CPK isoenzymes test
The CPK isoenzymes test measures the different forms of creatine phosphokinase (CPK) in the blood. CPK is an enzyme found mainly in the heart, brain, and skeletal muscle.
See also: Creatine phosphokinase test
Creatine phosphokinase - isoenzymes; Creatine kinase - isoenzymes; CK - isoenzymes
How the test is performed
Blood is typically drawn from a vein, usually from the inside of the elbow or the back of the hand. The site is cleaned with germ-killing medicine (antiseptic). The health care provider wraps an elastic band around the upper arm to apply pressure to the area and make the vein swell with blood.
Next, the health care provider gently inserts a needle into the vein. The blood collects into an airtight vial or tube attached to the needle. The elastic band is removed from your arm.
Once the blood has been collected, the needle is removed, and the puncture site is covered to stop any bleeding.
In infants or young children, a sharp tool called a lancet may be used to puncture the skin and make it bleed. The blood collects into a small glass tube called a pipette, or onto a slide or test strip. A bandage may be placed over the area if there is any bleeding.
If you are in the hospital, this test may be repeated over 2 or 3 days. A significant rise or fall in the total CPK or CPK isoenzymes can help your health care provider diagnosis certain conditions.
How to prepare for the test
Usually, no special preparation is necessary.
Tell your doctor about all the medications you are taking. Certain medications can interfere with test results. Drugs that can increase CPK measurements include the following:
- Amphotericin B
- Some anesthetics
How the test will feel
When the needle is inserted to draw blood, you may feel moderate pain, or only a prick or stinging sensation. Afterward, there may be some throbbing.
Why the test is performed
This test is done if a CPK test reveals that your total CPK level is elevated. CPK isoenzyme testing can help pinpoint the exact soure of the damaged tissue.
CPK is made of three slightly different substances:
- CPK-1 (also called CPK-BB) is found mostly in the brain and lungs
- CPK-2 (also called CPK-MB) is found mostly in the heart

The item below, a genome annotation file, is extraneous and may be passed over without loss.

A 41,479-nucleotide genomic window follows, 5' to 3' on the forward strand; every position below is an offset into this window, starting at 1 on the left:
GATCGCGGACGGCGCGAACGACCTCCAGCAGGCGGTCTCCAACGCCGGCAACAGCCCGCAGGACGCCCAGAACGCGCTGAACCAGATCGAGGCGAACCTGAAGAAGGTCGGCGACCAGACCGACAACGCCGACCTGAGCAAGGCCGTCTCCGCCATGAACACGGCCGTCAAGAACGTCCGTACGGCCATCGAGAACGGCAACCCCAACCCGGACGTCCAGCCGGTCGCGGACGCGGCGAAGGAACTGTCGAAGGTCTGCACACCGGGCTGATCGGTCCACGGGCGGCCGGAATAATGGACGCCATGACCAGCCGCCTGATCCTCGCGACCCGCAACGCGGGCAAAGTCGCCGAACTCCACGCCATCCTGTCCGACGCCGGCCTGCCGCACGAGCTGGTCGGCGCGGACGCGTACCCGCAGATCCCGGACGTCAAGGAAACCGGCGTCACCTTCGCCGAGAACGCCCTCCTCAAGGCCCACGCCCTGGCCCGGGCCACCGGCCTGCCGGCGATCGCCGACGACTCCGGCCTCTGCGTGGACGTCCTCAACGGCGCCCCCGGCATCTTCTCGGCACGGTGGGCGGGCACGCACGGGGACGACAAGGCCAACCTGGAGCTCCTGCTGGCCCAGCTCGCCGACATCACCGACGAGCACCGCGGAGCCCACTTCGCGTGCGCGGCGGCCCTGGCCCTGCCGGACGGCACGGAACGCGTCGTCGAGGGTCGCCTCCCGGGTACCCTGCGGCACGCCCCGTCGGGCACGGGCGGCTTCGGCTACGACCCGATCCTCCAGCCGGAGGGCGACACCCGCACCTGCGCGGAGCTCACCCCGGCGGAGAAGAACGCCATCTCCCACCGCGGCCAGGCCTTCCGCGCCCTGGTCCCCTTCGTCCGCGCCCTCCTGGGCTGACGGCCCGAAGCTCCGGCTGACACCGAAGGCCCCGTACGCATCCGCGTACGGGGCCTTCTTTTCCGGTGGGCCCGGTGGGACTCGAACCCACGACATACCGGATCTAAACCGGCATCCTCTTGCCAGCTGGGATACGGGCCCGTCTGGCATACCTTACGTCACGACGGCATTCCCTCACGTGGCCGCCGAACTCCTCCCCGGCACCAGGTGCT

- CPK-3 (also called CPK-MM) is found mostly in skeletal muscle
What abnormal results mean
Higher-than-normal CPK-1 levels:
Because CPK-1 is found mostly in the brain and lungs, injury to either of these areas can increase CPK-1 levels. Increased CPK-1 levels may be due to:
- Brain cancer
- Brain injury (due to injury, stroke, or bleeding in the brain)
- Electroconvulsive therapy
- Pulmonary infarction
Higher-than-normal CPK-2 levels:
CPK-2 levels rise 3 - 6 hours after a heart attack. If there is no further heart muscle damage, the level peaks at 12 - 24 hours and returns to normal 12 - 48 hours after tissue death.
Increased CPK-2 levels may also be due to:
- Electrical injuries
- Heart defibrillation (purposeful shocking of the heart by medical personnel)
- Heart injury (for instance, from a car accident)
- Inflammation of the heart muscle usually due to a virus (myocarditis)
- Open heart surgery
Higher-than-normal CPK-3 levels are usually a sign of muscle injury or muscle stress and may be due to:
- Crush injuries
- Muscle damage due to drugs or being immobile for a long time (rhabdomyolysis)
- Muscular dystrophy
- Myositis (skeletal muscle inflammation)
- Receiving many intramuscular injections
- Recent nerve and muscle function testing (electromyography)
- Recent seizures
- Recent surgery
- Strenuous exercise
Factors that can affect test results include cardiac catheterization, intramuscular injections, recent surgery, and vigorous and prolonged exercise or immobilization.
Isoenzyme testing for specific conditions is about 90% accurate.
Anderson JL. ST segment elevation acute myocardial infarction and complications of myocardial infarction. In: Goldman L, Ausiello D, eds. Cecil Medicine. 23rd ed. Philadelphia, Pa: Saunders Elsevier; 2007:chap 72.
Barohn RJ. Muscle diseases. In: Goldman L, Ausiello D, eds. Cecil Medicine. 23rd ed. Philadelphia, Pa: Saunders Elsevier; 2007:chap 447.
Reviewed By: David C. Dugdale, III, MD, Professor of Medicine, Division of General Medicine, Department of Medicine, University of Washington School of Medicine. Also reviewed by David Zieve, MD, MHA, Medical Director, A.D.A.M., Inc.